We’re all familiar with the concept of parallel realities: universes much like our own, but impossibly out of reach when it comes to communicating with them—or at least so it would seem. A series of experiments has been scheduled to be run this summer to see if a mere handfulread more

Quantum researchers have managed to simulate the reversal of time at the quantum scale, using IBM’s quantum computers. Although the effect is simulated, the implication of this experiment is that the arrow of time doesn’t necessarily have to flow in one direction, but can be reversed, allowing what once wasread more

President Donald J. Trump has announced that he has ordered the formation of a sixth branch of the U.S. military, adding the "Space Force" to the Air Force, Army, Coast Guard, Marines, and Navy. Trump made the announcement at a meeting of the National Space Council on June 18, saying that "It is not enough to merely have an American presence in space, we must have American dominance in space." According to Trump, the Department of Defense and Pentagon would "immediately begin the process necessary to establish a space force as the sixth branch of the armed forces… We are going to have the Air Force and we are going to have the space force, separate but equal…"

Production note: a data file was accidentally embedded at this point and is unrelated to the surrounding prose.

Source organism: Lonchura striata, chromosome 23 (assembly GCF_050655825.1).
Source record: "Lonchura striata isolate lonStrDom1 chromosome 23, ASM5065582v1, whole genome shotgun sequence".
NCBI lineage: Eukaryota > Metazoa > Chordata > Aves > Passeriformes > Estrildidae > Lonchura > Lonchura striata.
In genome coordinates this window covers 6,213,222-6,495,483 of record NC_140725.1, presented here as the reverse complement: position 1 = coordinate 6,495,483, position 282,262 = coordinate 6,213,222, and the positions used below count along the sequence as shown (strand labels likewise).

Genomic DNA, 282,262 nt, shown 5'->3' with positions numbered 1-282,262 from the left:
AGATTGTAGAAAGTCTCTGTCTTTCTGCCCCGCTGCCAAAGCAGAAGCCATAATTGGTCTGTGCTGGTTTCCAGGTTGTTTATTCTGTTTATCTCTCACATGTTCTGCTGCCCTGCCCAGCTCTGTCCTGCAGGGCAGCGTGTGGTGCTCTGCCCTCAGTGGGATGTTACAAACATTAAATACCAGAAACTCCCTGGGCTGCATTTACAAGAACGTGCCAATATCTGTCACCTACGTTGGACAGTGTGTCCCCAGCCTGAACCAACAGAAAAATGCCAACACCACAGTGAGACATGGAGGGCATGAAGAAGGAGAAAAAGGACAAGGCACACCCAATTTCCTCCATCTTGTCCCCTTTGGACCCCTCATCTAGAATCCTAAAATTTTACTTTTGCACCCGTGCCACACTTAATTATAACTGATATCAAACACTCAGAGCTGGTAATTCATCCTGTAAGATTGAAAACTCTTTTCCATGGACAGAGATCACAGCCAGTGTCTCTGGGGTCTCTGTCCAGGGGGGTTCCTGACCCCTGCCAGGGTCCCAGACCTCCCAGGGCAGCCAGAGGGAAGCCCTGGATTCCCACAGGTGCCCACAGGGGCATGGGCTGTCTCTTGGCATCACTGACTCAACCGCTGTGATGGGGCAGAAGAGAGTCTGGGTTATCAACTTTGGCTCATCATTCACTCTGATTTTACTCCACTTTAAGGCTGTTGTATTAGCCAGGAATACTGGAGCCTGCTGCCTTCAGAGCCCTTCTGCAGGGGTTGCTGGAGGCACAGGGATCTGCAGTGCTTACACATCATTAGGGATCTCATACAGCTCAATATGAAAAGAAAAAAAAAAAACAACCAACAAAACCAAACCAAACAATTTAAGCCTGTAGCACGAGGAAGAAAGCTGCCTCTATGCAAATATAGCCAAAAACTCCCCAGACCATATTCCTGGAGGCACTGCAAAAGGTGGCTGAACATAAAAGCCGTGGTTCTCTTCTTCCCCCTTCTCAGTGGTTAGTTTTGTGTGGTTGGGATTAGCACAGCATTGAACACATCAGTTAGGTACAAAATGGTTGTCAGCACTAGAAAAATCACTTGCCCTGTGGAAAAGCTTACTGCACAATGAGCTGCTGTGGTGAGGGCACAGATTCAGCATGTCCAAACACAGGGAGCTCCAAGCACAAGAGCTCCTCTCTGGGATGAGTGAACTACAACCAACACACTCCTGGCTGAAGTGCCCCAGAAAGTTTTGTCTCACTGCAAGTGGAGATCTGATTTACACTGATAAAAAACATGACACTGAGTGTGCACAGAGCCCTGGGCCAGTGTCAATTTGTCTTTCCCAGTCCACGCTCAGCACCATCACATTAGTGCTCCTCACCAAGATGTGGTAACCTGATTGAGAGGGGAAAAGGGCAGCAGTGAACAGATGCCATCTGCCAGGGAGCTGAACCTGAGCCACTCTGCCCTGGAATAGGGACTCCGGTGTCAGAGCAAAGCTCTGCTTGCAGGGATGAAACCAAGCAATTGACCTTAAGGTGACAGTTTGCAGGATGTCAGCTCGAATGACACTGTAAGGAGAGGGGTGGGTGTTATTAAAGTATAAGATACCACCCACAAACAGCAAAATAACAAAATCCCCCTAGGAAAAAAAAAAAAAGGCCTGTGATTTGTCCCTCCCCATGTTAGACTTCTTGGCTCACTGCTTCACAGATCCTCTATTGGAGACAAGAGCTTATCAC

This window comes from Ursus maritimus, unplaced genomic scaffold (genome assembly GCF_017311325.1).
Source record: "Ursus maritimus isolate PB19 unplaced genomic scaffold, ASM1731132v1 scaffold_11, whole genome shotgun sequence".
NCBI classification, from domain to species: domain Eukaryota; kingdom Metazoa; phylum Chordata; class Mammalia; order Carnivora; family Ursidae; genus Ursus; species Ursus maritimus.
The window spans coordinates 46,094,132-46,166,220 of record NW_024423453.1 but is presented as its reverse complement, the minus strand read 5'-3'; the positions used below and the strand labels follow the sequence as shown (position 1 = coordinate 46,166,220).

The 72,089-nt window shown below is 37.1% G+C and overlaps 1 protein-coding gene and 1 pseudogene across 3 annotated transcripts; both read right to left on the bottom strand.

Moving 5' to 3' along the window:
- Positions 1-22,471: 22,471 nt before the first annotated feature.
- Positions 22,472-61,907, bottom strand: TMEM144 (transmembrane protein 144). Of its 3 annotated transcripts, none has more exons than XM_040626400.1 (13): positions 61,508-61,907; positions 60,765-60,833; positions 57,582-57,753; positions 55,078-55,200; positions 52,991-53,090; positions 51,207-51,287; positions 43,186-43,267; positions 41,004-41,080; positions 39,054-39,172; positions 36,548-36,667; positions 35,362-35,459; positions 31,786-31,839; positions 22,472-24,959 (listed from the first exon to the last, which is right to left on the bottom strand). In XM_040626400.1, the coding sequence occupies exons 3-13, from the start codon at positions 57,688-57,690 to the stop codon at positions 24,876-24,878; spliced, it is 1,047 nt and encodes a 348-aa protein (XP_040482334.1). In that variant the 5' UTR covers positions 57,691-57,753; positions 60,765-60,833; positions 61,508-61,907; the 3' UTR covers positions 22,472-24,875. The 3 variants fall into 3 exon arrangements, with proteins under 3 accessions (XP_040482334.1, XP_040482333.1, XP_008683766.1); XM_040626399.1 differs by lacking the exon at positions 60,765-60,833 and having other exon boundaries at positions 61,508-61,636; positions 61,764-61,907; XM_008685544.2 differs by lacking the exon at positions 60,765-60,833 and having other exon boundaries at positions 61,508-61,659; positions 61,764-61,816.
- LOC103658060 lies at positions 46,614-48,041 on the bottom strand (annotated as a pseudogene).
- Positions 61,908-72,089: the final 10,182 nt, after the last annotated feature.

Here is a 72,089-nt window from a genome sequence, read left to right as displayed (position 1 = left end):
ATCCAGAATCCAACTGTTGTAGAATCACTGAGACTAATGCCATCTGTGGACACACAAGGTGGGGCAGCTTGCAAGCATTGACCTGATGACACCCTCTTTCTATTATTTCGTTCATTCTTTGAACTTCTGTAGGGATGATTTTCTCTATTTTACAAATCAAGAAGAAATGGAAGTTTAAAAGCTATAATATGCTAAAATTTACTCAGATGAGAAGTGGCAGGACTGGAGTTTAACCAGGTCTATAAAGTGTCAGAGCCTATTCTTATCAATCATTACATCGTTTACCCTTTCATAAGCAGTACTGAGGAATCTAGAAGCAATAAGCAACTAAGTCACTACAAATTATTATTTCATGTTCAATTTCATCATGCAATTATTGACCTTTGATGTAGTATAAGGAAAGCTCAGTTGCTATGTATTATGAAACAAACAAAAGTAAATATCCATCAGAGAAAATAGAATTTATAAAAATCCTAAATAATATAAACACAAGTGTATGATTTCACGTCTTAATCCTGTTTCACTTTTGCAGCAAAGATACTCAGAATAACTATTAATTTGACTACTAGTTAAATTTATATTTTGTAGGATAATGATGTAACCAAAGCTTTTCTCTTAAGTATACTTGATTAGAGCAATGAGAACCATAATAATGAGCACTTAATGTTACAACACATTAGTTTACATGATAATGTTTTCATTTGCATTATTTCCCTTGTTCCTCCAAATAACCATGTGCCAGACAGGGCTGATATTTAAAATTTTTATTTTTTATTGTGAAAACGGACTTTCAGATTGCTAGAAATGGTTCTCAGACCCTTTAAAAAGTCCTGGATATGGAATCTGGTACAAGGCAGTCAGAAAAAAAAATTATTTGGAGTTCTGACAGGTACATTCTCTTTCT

The subject of time travel has intrigued both scientists and science-fiction writers alike for centuries, but now scientists are suggesting that the concept is theoretically sound.

Back in September of this year, UK physicist, Professor Brian Cox, declared that time travel was certainly possible, but only to the future and not to the past.

"The central question is, can you build a time machine? The answer is yes, you can go into the future," the University of Manchester professor told the audience during a speech given at the British Science Festival. "You’ve got almost total freedom of movement in the future."